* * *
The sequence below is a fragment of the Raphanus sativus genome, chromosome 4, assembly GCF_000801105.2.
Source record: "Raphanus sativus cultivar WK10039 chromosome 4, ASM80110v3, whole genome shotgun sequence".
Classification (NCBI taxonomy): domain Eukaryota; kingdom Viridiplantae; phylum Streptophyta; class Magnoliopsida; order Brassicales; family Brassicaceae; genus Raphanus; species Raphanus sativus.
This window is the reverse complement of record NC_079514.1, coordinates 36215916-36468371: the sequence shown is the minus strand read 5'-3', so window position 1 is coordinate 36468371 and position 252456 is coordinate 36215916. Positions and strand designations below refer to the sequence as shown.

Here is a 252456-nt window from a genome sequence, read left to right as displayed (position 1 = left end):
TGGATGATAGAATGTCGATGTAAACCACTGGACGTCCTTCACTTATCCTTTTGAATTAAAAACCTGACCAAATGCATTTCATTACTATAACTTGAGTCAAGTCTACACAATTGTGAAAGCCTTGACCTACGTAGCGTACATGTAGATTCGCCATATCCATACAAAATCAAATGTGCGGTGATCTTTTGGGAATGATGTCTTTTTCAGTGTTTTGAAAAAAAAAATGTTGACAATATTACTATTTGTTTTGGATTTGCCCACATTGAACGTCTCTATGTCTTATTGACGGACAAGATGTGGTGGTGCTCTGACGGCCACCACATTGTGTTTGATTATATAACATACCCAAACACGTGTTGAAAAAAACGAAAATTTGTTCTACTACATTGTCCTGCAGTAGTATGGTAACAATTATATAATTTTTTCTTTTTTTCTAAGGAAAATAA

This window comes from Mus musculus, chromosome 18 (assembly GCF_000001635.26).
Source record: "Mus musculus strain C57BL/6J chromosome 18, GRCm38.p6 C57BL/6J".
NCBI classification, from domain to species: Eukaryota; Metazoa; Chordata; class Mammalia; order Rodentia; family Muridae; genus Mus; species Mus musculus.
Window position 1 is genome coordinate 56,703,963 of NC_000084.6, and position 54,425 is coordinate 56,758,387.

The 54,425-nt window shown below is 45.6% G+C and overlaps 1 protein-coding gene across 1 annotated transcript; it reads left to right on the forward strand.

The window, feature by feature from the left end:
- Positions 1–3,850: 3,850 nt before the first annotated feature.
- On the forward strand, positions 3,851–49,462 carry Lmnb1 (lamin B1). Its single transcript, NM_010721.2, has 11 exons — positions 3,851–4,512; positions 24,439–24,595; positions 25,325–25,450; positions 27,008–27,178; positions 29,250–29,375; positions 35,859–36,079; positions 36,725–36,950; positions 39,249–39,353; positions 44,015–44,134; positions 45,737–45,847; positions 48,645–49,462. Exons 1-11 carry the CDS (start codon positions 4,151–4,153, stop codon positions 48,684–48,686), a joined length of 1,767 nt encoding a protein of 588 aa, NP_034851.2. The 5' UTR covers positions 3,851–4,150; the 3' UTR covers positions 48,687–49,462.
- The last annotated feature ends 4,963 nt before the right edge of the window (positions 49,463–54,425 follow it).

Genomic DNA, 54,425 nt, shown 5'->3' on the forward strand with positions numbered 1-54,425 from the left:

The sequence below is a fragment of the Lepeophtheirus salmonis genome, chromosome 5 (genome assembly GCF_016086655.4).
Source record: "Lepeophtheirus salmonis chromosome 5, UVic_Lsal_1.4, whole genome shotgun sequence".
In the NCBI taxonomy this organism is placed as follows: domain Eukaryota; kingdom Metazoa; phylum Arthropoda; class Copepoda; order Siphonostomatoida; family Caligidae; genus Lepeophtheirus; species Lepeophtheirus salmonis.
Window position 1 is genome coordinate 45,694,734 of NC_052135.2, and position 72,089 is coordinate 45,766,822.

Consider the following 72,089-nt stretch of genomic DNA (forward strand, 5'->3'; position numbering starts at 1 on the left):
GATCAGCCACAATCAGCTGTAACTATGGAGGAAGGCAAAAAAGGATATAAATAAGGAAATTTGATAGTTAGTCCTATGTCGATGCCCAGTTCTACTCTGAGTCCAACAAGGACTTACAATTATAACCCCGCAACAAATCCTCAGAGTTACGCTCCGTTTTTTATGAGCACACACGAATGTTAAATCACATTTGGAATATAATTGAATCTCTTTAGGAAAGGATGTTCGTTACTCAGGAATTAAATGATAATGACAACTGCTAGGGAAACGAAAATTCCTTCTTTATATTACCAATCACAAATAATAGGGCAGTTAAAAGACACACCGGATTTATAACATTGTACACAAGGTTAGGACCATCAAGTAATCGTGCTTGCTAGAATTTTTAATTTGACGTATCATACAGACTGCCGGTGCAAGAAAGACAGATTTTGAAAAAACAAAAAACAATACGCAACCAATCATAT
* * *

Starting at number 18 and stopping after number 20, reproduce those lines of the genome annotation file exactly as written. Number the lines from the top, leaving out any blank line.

Source record: "Lepeophtheirus salmonis chromosome 5, UVic_Lsal_1.4, whole genome shotgun sequence".
In the NCBI taxonomy this organism is placed as follows: domain Eukaryota; kingdom Metazoa; phylum Arthropoda; class Copepoda; order Siphonostomatoida; family Caligidae; genus Lepeophtheirus; species Lepeophtheirus salmonis.
Window position 1 is genome coordinate 45,694,734 of NC_052135.2, and position 72,089 is coordinate 45,766,822.